This is an anthology of mystic poems written in Malayalam by Fathimathul Vaheeda. The book consists of fifty poems that have mystical elements enriched with the divine love between the poet and the God. Each of the poems aesthetically demystifies the yearning of the poet to melt into God.

"This wandering seeks your love;
That is undefinable– of your divine light
Oh God, let me cleanse all praises
Amidst the prostrations– with my deep love"

The poet expresses her irrepressible love to melt into the light of the creator of the planet. Though the verses are short, but the meaning trapped in those verses leads the readers into unfathomable feelings; into the metaphysical state wherein 'God and Poet' seem to have dissolved as a single entity, or her uncontrollable aspirations to feel the existence of the God. The longing that the poet keeps throughout the poems to know the supernatural power can be grasped while reading the verses.
The prostrations are the moments in the prayer in which one becomes so close to the God. The verses explicitly share that– for the poet, the divine love is prayer. Through this lonely conversation with the God, one can become more close to him. The writer goes on letting the God know her desire to refine her praising of him with her profound love.

"Aren't all in vain
Except the remembrance of You"

She reminds the readers that everything in the world is useless except the remembrance of the God; she finds the remembrance of God as the only benefit that lasts forever.

"Oh You, who is the creator
Of the moments, motions, and atoms
How wonderful are your divine verses!"

These verses sound more of a direct exchanging of feelings to God. The excitement the poet encountered while reciting the holy verses from God can be seen in the poems. The aesthetic sense of the holy scripture which is in-depth in meaning and its semantical structures seem miraculous for the poet.

"Aren't these eyes to see you
Aren't these ears to hear you
Oh God,
When I know you,
When I hear you,
When I melt in you
I absorb the divine voices
Of perfection"

The attempts she makes to reach at the perfection can be felt in the poem. She makes a monologue while addressing the Lord about the blessings that she has been blessed with. What else the eyes can be used for, apart from seeing you! What else the ears can be used for, apart from hearing you! Then she ends up the address by stating that I could achieve the divine ecstasy once I’m melted in you– by knowing and hearing you (God).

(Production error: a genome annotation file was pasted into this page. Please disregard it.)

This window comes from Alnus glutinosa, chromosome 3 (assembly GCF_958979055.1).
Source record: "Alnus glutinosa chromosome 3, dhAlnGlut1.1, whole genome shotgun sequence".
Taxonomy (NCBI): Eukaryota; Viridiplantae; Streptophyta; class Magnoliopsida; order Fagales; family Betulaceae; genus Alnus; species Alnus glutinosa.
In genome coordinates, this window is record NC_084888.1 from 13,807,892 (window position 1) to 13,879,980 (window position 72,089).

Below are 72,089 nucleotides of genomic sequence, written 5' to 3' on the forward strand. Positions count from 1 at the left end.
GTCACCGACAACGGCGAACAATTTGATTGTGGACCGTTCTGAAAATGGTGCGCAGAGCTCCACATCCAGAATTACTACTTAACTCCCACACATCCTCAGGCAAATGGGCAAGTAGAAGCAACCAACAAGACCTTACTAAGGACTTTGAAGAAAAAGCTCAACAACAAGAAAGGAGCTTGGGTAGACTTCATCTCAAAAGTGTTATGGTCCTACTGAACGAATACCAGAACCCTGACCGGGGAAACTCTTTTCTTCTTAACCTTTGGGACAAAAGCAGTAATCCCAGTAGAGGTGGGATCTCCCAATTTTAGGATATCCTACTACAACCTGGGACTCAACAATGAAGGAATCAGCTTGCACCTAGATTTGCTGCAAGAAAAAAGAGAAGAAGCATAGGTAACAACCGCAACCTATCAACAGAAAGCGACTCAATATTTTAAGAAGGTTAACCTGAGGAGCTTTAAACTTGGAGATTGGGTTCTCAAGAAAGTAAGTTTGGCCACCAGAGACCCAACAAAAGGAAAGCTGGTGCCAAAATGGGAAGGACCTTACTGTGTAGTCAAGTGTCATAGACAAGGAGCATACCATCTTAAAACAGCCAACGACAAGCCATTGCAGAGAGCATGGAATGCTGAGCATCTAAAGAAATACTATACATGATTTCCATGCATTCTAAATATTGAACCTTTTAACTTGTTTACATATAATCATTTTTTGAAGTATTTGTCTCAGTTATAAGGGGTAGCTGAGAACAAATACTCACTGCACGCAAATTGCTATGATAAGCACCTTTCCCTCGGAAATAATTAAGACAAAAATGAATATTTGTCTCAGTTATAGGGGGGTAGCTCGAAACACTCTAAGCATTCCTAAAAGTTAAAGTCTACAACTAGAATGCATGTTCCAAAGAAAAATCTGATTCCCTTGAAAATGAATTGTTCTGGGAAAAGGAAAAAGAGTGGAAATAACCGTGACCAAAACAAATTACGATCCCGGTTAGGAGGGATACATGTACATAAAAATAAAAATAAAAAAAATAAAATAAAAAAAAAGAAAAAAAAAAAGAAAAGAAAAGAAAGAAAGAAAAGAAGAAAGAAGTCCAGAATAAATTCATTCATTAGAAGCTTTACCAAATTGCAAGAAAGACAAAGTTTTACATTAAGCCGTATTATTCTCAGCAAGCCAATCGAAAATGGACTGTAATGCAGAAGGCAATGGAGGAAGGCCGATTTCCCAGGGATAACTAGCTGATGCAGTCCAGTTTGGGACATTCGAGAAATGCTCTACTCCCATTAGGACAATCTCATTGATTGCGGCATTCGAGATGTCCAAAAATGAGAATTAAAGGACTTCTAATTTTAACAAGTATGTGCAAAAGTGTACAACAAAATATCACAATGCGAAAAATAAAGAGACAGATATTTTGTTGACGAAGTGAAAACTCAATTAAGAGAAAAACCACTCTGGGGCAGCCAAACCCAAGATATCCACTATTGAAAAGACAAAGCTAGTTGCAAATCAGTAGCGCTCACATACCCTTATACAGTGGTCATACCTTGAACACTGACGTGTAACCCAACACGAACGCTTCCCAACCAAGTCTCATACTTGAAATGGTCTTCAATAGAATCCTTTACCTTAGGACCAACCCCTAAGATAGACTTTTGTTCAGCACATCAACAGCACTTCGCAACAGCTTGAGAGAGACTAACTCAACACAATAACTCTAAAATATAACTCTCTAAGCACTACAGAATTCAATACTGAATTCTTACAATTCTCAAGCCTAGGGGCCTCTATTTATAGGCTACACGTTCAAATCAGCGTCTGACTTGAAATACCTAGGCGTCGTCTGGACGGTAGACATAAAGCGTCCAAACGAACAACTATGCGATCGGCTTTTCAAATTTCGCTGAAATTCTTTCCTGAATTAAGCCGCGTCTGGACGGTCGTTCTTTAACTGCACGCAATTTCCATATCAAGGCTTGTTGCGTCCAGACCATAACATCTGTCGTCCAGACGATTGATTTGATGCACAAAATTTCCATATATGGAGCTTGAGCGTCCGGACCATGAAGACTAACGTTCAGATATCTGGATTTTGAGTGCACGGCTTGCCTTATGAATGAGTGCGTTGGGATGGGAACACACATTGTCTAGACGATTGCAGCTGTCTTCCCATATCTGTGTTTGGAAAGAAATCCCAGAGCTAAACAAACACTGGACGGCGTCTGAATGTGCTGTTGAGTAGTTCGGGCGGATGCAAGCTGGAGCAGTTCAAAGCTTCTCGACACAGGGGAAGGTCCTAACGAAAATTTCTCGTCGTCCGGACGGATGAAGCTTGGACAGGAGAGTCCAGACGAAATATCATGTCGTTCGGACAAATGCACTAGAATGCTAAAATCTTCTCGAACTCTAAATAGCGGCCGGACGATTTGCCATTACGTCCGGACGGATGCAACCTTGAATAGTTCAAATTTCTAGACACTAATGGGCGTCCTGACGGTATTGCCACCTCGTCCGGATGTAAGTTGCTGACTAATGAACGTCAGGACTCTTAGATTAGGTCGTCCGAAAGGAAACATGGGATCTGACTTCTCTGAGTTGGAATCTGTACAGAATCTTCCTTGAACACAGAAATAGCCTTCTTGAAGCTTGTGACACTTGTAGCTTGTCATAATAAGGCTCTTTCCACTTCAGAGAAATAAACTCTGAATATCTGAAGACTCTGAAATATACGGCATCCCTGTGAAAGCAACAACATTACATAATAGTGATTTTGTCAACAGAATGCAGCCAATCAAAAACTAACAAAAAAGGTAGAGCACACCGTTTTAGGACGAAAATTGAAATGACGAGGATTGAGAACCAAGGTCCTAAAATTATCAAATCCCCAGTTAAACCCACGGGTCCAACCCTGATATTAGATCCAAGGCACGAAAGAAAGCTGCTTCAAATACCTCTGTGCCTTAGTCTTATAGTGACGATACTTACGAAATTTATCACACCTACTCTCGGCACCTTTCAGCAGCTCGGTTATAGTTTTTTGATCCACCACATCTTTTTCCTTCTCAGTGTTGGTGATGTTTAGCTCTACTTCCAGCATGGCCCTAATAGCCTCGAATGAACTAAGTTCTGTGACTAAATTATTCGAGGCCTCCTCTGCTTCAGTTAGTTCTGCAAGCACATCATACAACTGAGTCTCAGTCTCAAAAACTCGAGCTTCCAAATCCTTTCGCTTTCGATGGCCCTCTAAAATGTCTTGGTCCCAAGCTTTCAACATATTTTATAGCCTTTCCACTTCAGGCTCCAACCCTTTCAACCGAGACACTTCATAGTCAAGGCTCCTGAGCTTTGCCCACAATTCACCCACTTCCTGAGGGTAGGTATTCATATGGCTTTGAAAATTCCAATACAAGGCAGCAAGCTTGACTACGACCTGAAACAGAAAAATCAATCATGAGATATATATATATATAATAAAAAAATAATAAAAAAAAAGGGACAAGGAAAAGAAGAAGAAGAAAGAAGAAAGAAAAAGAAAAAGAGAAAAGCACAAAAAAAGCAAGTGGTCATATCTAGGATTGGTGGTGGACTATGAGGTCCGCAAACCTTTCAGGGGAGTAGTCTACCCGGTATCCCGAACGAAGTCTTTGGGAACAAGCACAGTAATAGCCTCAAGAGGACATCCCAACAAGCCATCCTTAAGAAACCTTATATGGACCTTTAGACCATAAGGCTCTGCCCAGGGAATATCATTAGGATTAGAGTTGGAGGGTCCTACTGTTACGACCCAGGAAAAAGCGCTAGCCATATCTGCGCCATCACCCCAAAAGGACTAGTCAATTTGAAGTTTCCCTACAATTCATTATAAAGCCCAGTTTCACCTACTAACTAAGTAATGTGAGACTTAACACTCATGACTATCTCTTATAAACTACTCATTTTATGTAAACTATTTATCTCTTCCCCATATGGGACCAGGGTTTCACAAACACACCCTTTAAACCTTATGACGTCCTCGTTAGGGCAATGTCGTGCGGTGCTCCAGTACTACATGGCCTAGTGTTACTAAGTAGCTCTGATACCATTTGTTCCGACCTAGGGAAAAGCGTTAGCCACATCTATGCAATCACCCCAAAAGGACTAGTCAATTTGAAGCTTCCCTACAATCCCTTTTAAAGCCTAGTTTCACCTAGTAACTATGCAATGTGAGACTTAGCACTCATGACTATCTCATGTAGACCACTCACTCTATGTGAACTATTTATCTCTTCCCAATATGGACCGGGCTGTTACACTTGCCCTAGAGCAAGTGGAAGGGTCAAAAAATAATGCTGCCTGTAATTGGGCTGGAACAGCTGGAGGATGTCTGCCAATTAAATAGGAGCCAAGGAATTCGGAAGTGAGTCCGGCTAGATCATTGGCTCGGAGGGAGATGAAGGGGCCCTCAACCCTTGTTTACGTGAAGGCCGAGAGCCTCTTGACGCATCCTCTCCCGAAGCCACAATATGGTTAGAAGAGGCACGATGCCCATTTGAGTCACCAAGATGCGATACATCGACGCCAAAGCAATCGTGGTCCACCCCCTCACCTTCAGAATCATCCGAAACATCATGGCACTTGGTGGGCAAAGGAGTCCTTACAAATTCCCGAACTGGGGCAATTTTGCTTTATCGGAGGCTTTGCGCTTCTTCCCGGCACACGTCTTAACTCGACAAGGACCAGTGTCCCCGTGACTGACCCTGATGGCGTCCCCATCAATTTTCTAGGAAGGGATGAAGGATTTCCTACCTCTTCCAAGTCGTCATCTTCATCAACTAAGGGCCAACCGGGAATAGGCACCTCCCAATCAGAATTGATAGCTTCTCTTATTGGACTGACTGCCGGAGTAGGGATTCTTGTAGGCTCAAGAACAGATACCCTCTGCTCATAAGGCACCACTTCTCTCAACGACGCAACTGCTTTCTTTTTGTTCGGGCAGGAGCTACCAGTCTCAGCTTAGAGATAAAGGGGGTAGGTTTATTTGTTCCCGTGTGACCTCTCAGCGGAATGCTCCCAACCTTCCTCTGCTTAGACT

"Do you know
Where does the love flow to?
I'm journeying to you
Through the paths of soul"

The poet contemplates of the soul through which she can achieve the perfection of knowing the God. For that, the medium she possessed is the love– the prayers that come out of heart to get into the utmost intimacy with God.

“My eyes conflict with the night
That the darkness and tears
Touched upon
Oh God, show me the path
Into your light!”

The loneliness the poet encountered with– in the midst of the night with tears flowing on cheeks shows the readers of her crave to somehow melt in the light of God, the ultimate truth. At the late moments of each night, amidst the prostrations, the lover yearns her beloved's love, to shower it to her as a divine mercy.

“I want to flow into the bottom
Of the soul that you hid
And know the secret of your love
Then I want to dissolve in you
And end up in you!”

The poet doesn’t stop her longing; to feel the Lord. Finally, she concludes her divine yearnings by devoting all her prayers in front of the God.
In Kerala, Fathimathul Vaheeda might be the first poet who touched upon the mystical aspects in the poetry. As we know, Jalaluddin Rumi is considered as a Sufi mystic and can be seen the mystical elements in his poems. Such divine elements can also be seen in Vaheeda's poems as well.

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